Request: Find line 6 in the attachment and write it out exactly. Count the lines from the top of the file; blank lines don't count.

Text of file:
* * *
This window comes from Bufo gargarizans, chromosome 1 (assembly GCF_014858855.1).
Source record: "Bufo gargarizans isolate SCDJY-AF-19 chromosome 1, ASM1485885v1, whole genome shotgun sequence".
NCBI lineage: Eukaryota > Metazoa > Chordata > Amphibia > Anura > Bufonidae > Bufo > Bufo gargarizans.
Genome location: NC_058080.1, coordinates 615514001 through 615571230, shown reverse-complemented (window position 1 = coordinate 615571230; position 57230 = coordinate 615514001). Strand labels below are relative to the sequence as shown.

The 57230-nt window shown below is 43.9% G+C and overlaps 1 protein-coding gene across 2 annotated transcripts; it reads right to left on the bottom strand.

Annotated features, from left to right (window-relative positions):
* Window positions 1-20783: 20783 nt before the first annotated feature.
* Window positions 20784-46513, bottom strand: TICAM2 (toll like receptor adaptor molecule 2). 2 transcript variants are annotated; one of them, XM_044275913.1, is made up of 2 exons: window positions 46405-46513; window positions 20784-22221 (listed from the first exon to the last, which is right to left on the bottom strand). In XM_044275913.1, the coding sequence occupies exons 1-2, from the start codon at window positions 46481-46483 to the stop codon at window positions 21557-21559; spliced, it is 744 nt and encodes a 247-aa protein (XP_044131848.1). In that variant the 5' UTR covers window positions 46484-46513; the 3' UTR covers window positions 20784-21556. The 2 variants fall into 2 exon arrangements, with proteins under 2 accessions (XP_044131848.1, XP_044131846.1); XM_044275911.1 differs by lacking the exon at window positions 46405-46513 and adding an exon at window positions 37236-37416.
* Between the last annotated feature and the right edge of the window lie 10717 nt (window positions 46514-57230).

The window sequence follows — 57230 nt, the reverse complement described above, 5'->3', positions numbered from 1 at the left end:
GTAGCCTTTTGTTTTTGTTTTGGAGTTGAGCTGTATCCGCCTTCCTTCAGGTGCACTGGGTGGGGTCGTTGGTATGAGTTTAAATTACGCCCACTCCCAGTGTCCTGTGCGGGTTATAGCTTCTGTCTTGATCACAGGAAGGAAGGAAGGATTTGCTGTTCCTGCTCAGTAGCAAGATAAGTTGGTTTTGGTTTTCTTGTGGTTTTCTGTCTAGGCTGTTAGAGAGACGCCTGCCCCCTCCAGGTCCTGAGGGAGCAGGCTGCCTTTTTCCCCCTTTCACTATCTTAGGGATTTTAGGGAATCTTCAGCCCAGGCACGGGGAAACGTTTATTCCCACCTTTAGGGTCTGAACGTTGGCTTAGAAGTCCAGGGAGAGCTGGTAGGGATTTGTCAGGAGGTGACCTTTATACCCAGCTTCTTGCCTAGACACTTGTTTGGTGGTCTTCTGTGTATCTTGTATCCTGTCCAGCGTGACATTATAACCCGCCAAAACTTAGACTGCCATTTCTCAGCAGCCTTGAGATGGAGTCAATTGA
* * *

Annotated features, from left to right (window-relative positions):